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Regarding Sonnet 30, and the End of Harvest [Open]
onstar_ranger wrote in singularitylogs
Who: Mack and anyone who wants to walk in on him.
What: Your favorite digital cowboy is coming to terms with Harvest's Conclusion
When: After this whole thread.
Where: An empty theater in R04, on a stage lit up by Mack's environmental holography.
Warning(s): If you're worried about Mack being potentially rampant, this will be your field day.
May contain copious amounts of Shakespearean wankery. Then again, this is melancholy Mack when he's trying to poetically wax away, so that should go without saying...
Note: Unless you decide to do otherwise, I assume that people enter the stage separately / at different times. Sitting in the audience is also fine if anyone wants to have a side scene.

Lights on the outside of the theater flickered on and off, now that the large theater building's automated components could sense some presence now inside. The active holography systems roused the outdoor and lobby lights into wakefulness, while the lack of bodies momentarily beckoned them back to sleep.

Mack's hologram sat slumped forward at his own private bar, onstage. Tucked away in one of the large, empty theaters of Residential Zone 04, he evoked a lively saloon scene from the dusty shadows of the lifeless building.

A saloon made of computer precise holographic lighting design and all the memories that came from working alongside multiple generations of galactic farmers, processing terabytes of his media library, and trying every day to dream up something completely original, spontaneous, unique... human.


He didn't appear to be alone either. In this bar scene plucked from his metaphoric head, brought to life inside an empty R04 theatre, he saw it fitting to fill his world and be surrounded by the ghostly figures of the people he fondly remembered working alongside on dusty fields. The mechanical actions of their bodies came from stock hologram character script.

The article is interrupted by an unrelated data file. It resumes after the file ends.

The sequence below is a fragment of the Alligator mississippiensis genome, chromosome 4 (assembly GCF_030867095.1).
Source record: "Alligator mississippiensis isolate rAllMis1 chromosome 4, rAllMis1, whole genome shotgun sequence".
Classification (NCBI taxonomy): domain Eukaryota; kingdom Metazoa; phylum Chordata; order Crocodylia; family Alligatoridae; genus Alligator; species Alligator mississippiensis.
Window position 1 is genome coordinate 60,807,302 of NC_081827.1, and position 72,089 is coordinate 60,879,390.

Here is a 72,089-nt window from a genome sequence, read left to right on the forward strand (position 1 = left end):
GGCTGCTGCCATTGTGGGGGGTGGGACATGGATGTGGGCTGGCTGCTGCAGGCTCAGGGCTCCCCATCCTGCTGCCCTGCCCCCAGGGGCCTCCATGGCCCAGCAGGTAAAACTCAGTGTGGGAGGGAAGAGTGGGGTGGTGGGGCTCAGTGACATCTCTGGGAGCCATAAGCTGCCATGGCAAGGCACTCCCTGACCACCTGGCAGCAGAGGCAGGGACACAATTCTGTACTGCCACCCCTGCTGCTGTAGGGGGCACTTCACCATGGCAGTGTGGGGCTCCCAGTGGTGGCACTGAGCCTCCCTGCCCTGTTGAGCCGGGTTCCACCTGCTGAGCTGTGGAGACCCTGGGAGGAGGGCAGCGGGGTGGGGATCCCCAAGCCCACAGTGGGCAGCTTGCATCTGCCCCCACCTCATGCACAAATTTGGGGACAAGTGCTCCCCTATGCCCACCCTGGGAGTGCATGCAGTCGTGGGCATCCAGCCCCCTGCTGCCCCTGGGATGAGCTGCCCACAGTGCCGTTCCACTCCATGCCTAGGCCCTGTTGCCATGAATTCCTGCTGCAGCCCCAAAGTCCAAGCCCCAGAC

Mack had taken great care to assure that each of the ghostly patrons had a unique face. His customer service oriented programming had archived many three dimensional image maps of the Harvest farmers' faces, so that Mack could summon up these past images to remember everyone he had met before, regardless of how much time had passed.

So much time had passed. Mack sighed, going through the motions of uncapping another bottle.
Both since he had started his career, and since the destruction of his home Harvest; which had taken place years ago, but now had only just been revealed to him.

He momentarily turned around to the rest of the bar at large. Many of the facial mappings had been taken at incomplete angles. Some of the heads only seen from one or two angles looked crushed or misshapen: Mack did not take the time to clean up the images, just to transpose each upon a generic body.

But it didn't matter. He smiled glumly, raising his current bar in the direction of no one in particular. He knew everyone, so... perhaps it was to everyone in particular. He thought as he drained the bottle in one gulp.

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Sacrosanct was bigger by far than the TARDIS had originally calculated. That in and of itself was surprising, but the ship had taken to sending out a hologram to further explore, her true self remaining tucked away in discreet locations so as not to draw attention to herself.